An inforgraphic from the AHL shows the changes made to overtime rules – a seven minute period with four minutes of 4-on-4 and three of 3-on-3 – have limited the amount of games that have been decided by the shootout.
Thanks to an infographic released by the AHL, it looks like Ken Holland’s overtime brainchild may be closer to coming to life. For years now, the AHL has been the testing ground for potential NHL rules. From thicker bluelines to the introduction of the trapezoid, before a rule is made a rule in the big leagues, it gets a look in the AHL. This season’s big change has been the introduction of a seven-minute overtime that changes from 4-on-4 to 3-on-3 in the frame’s final three minutes.
What’s most remarkable about the data, aside from the wonderful layout, is the vast difference from year to year. The league is on pace to see more than twice as many games decided in the extra frame than the shootout than they did in 2013-14. While the new format isn’t necessarily adding up to more games decided in regulation, it is showing a positive change in games decided by more than just a shooter-on-goalie competition. There has yet to be firm word on whether or not the overtime format will make its way to the NHL, but 2014-15’s numbers look oddly similar to those of last AHL season. In 453 games played as of Monday, 114 have gone to an extra frame, or roughly 25 percent. Of those, 65 (57 percent) were solved in shootout, with the remaining 49 (43 percent) solved during regular overtime action. That makes for a grand total of nearly 14.5 percent of NHL contests decided by the shootout. When it comes to goal breakdown, the AHL’s spread of overtime winners is very similar of that of the NHL. However, unlike the AHL, which sees most of its game-winning overtime goals come in the final minute of 3-on-3 action, the NHL is seeing most of its winners in the middle of the extra frame. The NHL’s breakdown, by minute, is six goals in the first minute, nine in the second, 13 in the third, nine in the fourth, and 12 in the final sixty seconds. It’s become increasingly evident that the changed overtime format does indeed work for the AHL. If the NHL adopts the rule change, you can be assured there would be similar results.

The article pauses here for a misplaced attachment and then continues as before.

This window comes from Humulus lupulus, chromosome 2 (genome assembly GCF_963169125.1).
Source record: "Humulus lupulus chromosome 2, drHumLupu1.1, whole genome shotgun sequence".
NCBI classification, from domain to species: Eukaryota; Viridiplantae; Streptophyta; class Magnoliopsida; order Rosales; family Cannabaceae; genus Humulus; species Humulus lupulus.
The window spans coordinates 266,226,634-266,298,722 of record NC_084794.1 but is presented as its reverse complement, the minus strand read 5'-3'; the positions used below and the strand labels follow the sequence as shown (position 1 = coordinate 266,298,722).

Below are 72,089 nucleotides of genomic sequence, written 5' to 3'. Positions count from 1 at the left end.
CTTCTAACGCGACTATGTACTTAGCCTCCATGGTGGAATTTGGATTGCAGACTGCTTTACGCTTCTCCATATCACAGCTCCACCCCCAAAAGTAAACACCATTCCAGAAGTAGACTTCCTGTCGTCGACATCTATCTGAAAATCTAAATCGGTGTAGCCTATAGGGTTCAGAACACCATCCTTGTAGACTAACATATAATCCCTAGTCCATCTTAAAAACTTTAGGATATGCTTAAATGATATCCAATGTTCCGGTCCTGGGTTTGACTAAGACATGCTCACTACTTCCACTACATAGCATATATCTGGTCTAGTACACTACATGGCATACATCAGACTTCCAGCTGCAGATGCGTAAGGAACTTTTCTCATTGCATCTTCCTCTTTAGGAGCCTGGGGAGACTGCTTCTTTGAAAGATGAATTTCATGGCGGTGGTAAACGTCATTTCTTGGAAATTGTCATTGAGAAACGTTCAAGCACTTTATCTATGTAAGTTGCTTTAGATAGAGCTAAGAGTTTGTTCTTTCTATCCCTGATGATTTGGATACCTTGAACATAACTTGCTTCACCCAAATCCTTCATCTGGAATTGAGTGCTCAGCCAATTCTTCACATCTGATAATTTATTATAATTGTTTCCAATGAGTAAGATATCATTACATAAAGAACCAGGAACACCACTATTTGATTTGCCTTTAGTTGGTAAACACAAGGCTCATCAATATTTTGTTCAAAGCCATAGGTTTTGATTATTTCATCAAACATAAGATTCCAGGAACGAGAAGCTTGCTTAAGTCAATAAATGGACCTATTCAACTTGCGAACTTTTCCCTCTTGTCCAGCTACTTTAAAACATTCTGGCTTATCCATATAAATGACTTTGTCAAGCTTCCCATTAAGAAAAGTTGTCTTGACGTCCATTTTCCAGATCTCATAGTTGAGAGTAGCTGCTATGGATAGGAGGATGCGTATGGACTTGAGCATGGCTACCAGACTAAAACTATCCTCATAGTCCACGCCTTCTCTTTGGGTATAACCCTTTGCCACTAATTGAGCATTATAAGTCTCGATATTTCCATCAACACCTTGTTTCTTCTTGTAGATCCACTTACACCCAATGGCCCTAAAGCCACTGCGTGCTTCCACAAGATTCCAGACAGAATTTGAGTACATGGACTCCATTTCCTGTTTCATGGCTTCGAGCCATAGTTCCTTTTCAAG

The usual suspects -- Bergeron, Kopitar, and Toews -- appear to be out of the discussion for the Selke Trophy. Here are five names that seem to have the best chance at stepping in.
When it comes to handing out hardware at the NHL Awards, the Selke hasn't been all that tough to figure out in recent seasons. For the last five years, the same three players have dominated the voting. Patrice Bergeron, Anze Kopitar and Jonathan Toews have accounted for all five wins, as well as eleven of the fifteen finalist spots.